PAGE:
Kurbo by WW (iOS Version 3.0.1)

Synopsis of the App: With a food tracker based on the “traffic light” system and an activity tracker, Kurbo by WW is a health coaching app for kids, teens and families.

Price and Platform: Free. Apple, Android, Web.

RDN Score: 1/5

Pros

  • Does not require calorie counting.
  • Option to turn off daily tracking reminders.
  • Offers non-weight related goals including get stronger and fitter and have more energy.
  • Offers a 7-day free trial for coaching with weekly check-ins.*

Cons

  • Kurbo has a few inconsistencies:
    • The app targets kids as young as 8, but the content is not optimized for this demographic.
    • With before and after photos and testimonials, weight loss is an inescapable theme. Setting a goal to “get stronger and fitter,” for example, doesn’t change the content. Kurbo still serves up color-coded foods and BMI and weight charts.
    • Although Kurbo promises a focus on behavior change, the spotlight is on food with limited content on behavior change. One might conclude that kids will deem certain foods bad and may feel guilt about eating or wanting them.
  • The food rating system and recipes could be improved.
    • With characters such as the “Red Raisins” hosting in-app games, people may be concerned that Kurbo might teach kids to avoid rice, bananas, lean chicken, low-fat milk and high-fat foods such as avocado, nuts and seeds, which all get a yellow light. Walnuts and almond butter earn a red light.
    • The recipes are not easily accessible. Recipes in the linked cookbook appear to focus on fat reduction using low-fat cheese and non-fat yogurt, and eliminating the tahini in hummus, for example.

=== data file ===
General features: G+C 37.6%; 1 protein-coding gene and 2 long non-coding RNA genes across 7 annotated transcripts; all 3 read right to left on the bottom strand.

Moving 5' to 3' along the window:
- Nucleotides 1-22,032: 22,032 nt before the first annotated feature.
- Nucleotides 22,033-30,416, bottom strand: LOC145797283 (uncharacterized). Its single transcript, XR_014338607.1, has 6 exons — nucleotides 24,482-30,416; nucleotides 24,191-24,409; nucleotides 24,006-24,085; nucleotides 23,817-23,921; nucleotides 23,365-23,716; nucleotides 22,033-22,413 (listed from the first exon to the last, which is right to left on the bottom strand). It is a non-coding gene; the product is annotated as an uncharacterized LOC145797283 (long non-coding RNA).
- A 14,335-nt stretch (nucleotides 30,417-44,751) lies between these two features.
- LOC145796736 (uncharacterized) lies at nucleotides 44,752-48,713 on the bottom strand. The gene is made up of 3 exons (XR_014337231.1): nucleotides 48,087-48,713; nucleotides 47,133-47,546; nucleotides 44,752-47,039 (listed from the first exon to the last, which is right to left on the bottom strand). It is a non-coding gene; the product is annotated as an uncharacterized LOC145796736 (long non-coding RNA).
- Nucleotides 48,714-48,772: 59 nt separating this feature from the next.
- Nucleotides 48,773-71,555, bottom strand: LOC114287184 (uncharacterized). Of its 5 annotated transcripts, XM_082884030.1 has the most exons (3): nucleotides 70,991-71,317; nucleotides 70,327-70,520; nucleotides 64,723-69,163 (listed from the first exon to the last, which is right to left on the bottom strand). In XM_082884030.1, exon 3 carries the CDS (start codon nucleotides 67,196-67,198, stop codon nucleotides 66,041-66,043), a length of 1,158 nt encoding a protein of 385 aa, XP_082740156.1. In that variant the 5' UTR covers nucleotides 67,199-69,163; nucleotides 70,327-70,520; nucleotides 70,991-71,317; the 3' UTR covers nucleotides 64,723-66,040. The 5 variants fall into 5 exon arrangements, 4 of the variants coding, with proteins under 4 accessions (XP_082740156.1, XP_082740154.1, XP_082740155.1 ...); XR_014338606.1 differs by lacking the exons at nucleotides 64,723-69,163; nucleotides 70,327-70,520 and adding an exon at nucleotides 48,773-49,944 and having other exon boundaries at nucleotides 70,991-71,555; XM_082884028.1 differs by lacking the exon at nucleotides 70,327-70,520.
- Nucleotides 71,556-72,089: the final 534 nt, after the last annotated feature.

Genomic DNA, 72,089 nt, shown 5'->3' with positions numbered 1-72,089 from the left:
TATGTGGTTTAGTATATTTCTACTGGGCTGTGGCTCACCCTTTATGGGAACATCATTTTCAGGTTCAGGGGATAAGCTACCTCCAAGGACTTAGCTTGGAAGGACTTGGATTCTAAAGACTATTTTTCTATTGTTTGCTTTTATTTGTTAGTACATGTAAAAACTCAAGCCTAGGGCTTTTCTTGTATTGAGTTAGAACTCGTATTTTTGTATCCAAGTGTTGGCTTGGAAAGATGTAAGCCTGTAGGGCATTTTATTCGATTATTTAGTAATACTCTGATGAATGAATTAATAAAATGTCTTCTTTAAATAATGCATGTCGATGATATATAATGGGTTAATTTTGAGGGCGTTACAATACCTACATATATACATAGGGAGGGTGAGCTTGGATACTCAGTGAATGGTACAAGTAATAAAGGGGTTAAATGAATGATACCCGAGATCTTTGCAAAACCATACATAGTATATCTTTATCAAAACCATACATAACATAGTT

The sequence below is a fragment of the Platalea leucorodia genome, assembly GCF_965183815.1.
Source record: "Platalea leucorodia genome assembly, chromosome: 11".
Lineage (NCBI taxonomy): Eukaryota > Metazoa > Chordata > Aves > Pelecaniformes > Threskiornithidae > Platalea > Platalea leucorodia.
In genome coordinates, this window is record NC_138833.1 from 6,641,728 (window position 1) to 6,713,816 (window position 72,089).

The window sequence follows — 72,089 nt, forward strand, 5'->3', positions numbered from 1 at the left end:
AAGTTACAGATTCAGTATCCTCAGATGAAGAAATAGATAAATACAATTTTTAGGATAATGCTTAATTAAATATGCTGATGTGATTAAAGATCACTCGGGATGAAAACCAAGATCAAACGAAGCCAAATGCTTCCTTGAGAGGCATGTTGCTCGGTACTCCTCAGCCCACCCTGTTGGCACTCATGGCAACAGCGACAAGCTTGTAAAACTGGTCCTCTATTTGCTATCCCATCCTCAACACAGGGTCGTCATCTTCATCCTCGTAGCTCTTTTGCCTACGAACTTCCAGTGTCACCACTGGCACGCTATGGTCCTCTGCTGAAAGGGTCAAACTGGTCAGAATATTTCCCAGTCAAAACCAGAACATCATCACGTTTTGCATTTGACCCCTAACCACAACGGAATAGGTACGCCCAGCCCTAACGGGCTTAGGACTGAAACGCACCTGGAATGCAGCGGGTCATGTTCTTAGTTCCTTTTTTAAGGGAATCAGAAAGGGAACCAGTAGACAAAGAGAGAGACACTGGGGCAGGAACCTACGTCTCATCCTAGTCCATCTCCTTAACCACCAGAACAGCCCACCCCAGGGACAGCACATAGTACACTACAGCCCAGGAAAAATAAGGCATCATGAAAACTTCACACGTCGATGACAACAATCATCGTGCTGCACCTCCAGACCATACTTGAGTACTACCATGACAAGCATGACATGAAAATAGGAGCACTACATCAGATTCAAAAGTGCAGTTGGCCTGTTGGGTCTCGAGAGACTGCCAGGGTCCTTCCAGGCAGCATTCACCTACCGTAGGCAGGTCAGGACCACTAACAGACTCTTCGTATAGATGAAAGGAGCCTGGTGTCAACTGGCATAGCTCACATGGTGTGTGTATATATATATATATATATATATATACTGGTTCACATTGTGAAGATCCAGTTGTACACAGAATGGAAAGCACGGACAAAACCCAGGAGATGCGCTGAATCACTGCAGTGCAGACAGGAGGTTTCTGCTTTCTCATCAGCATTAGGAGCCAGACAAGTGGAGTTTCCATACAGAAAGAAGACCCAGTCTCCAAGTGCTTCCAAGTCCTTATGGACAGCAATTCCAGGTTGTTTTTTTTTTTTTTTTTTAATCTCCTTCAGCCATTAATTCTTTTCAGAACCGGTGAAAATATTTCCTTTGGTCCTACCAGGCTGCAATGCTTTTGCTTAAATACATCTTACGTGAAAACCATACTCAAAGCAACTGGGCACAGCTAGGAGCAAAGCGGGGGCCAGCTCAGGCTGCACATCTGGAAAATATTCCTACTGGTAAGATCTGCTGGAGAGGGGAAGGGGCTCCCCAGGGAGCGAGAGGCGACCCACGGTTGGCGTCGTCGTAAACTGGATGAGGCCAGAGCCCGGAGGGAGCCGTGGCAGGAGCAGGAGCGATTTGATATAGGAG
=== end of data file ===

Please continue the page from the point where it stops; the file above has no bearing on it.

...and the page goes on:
• Reminders to update weight at check-in could be triggering for some users.
  • *Of the nine coaches listed on the app’s website, one has a degree in a related field. Based on the bios provided, none appear to be RDNs or other health professionals with experience working with families dealing with obesity.
  • The privacy policy is not linked within the app but is available on the Kurbo website where it discloses how Kurbo may provide users’ personal information to third parties for marketing purposes.
  • Kurbo has some design flaws:
    • The tracker database contains limited ingredients; determining portions sizes and adding foods can be tedious.
    • From broken page links to poorly formatted documents with no images, the content is not designed to appeal to kids.
    • It’s pricey with plans starting at $294 for six months or $69 per month.

Bottom Line: Because kids are still growing and developing, diets are generally not recommended. With a focus on weight loss and tracking, this app makes healthy eating seem like a chore. Ultimately, Kurbo lacks the energy and visuals that might inspire a child to explore healthy eating and physical activity.

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Marisa Moore
Marisa Moore, MBA, RDN, LD, is based in Atlanta and specializes in culinary nutrition, communications and consulting. She blogs at marisamoore.com. Follow her on Instagram and Twitter.